Mar 04, 2021 Newsdesk Latest News, Macau, Singapore, Top of the deck, World
The planned sale for US$6.25 billion, of the Nevada gaming assets of United States-based casino group Las Vegas Sands Corp announced on Wednesday, could “accelerate the timing of dividend resumption” for the firm, or “even lead to some form of special dividend”, said a Wednesday note from brokerage Sanford C. Bernstein Ltd.
In September it was announced that Las Vegas Sands had agreed with one of its lenders that the casino firm would for the time being, not declare or pay any dividends unless it had more than US$1.0 billion in liquidity.
Las Vegas Sands is the parent of Macau casino operator Sands China Ltd, and Marina Bay Sands Pte Ltd, the promoter of Singapore’s Marina Bay Sands gaming resort.
“We expect the dividend to resume – initially at a lower level than 2019 – in 2022 under the assumption that Macau and Singapore would get back to more normal business levels,” said the memo from analysts Vitaly Umansky, Kelsey Zhu, Tianjiao Yu and Louis Li.
The sale of the casino operator’s Las Vegas assets for US$6.25 billion “could accelerate the timing of dividend resumption (or even lead to some form of special dividend at Las Vegas Sands – although maybe this is wishful thinking),” wrote the institution.
Sanford Bernstein noted that gross debt at the parent-firm level – i.e., excluding Macau and Singapore – was “US$4 billion at year end, slightly above where it was pre-Covid-19”.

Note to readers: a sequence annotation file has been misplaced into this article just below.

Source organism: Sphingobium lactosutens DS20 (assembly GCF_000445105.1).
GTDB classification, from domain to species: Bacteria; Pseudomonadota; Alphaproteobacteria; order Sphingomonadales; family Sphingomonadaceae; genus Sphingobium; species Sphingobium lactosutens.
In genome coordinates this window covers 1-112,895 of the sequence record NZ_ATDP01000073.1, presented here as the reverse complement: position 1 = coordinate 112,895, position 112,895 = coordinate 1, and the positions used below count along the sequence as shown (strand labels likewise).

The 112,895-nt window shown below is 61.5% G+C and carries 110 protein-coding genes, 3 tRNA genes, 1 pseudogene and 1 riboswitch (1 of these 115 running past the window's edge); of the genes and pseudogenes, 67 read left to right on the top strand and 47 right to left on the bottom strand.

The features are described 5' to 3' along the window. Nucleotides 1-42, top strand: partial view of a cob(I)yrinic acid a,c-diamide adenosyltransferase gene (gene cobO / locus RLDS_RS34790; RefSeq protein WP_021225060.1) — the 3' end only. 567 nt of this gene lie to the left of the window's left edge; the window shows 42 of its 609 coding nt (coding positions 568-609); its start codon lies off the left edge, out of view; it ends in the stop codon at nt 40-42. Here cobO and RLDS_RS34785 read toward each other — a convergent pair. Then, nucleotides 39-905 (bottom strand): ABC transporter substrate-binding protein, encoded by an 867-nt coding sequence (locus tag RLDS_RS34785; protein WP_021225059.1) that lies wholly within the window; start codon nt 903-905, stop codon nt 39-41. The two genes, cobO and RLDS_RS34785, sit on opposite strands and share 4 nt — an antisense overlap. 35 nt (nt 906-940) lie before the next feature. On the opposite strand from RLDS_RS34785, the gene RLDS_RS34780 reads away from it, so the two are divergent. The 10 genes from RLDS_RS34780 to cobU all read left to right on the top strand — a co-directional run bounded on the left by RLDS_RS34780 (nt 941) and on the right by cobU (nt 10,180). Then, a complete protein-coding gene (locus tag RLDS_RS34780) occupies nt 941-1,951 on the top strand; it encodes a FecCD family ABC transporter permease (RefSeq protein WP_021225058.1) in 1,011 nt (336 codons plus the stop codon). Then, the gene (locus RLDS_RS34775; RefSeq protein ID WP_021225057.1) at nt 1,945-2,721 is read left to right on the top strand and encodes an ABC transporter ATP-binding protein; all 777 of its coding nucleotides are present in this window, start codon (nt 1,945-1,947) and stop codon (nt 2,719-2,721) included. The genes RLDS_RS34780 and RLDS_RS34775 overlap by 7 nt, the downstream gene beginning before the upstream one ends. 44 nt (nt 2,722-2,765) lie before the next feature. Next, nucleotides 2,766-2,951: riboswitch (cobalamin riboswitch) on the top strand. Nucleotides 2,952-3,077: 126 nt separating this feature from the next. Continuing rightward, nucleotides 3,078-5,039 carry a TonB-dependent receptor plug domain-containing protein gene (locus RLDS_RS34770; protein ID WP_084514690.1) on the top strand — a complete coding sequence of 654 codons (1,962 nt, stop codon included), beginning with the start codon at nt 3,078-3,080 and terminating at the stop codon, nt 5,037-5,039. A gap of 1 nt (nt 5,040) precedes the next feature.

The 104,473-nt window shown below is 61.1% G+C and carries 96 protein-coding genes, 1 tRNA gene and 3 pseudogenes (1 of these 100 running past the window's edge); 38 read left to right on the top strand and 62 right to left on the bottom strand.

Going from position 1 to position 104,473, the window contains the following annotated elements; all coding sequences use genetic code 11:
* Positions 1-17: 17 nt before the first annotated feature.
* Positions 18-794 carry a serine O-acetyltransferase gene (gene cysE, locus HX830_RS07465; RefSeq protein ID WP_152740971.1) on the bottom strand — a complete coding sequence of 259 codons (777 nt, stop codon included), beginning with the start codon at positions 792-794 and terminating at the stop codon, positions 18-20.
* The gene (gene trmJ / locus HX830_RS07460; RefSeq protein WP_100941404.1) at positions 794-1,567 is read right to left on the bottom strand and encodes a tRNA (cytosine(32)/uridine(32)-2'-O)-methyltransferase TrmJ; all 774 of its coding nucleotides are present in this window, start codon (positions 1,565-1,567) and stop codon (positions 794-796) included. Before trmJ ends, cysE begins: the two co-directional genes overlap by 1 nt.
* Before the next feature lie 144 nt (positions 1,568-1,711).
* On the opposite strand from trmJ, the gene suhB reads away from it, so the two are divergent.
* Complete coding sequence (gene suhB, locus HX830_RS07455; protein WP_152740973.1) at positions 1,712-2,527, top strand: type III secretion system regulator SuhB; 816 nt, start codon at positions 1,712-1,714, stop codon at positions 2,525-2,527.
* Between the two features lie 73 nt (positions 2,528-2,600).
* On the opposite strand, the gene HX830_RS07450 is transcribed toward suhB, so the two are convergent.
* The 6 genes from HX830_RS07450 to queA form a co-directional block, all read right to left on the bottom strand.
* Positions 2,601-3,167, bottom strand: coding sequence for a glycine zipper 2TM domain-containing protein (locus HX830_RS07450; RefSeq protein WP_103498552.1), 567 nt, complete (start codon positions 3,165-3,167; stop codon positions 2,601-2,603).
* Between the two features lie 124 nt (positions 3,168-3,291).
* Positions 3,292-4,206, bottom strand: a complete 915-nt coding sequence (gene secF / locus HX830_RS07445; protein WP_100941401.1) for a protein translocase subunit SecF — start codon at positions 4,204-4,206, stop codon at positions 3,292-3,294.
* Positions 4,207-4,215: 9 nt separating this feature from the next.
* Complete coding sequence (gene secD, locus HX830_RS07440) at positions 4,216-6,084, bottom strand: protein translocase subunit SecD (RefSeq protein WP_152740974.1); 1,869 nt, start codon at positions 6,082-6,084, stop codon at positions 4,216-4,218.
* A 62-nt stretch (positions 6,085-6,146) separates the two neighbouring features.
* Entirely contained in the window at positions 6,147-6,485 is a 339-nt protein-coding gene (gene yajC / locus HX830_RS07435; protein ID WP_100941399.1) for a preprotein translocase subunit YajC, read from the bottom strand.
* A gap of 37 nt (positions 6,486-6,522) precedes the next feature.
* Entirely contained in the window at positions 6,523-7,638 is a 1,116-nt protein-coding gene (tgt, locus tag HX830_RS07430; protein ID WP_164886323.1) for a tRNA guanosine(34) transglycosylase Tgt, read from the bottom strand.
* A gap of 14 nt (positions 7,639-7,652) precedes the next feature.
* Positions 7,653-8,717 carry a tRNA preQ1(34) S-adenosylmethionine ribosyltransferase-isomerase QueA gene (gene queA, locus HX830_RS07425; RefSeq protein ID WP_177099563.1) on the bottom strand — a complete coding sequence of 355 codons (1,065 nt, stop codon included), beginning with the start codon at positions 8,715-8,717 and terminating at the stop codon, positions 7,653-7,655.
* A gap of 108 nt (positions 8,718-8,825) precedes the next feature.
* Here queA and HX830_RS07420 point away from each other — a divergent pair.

Better ROI elsewhere
In discussion of the “key question” of what Las Vegas Sands would do with the US$6.25 billion from the Nevada asset sale, the brokerage acknowledged the casino group’s own commentary that it would look at scenarios with higher return on investment (ROI) than the Las Vegas market.
“While there will be a recovery, long-term outsized growth in Las Vegas was never going to be something that Las Vegas Sands had any confidence in,” stated the analysts.
Injecting Nevada sale proceeds into the group’s commitment for a SGD4.5 billion (about US$3.4 billion) expansion of Marina Bay Sands “may not be necessary”, said Sanford Bernstein.
The brokerage noted “over US$1.1 billion” had already been spent on that commitment, but the “residual investment in Marina Bay Sands could be funded at the property level with future cash flows”.
Sanford Bernstein further observed, regarding the Macau operation: “There is no need to inject any immediate capital into Sands China nor do we believe is there an ability for Las Vegas Sands to buy back stock in Sands China”.
In relation to the chances of Las Vegas Sands taking a fresh look at a Japan casino licence bid, the analysts wrote: “We do not expect Las Vegas Sands to jump back into the Japan bid process. The only caveat would be if Tokyo were to move forward” as a candidate location, “which does not appear to be the case today.”
The U.S. online gaming market – another possible investment target mentioned by investment analysts – would, in Sanford Bernstein’s view, be “fraught with risk”.
“Las Vegas Sands has no real competitive advantage in the U..S – i.e., a regional casino footprint – that would potentially be a complement to an existing iGaming operator… we assume the U.S. database [of customers] at Las Vegas Sands would go with the Las Vegas assets,” added the brokerage.
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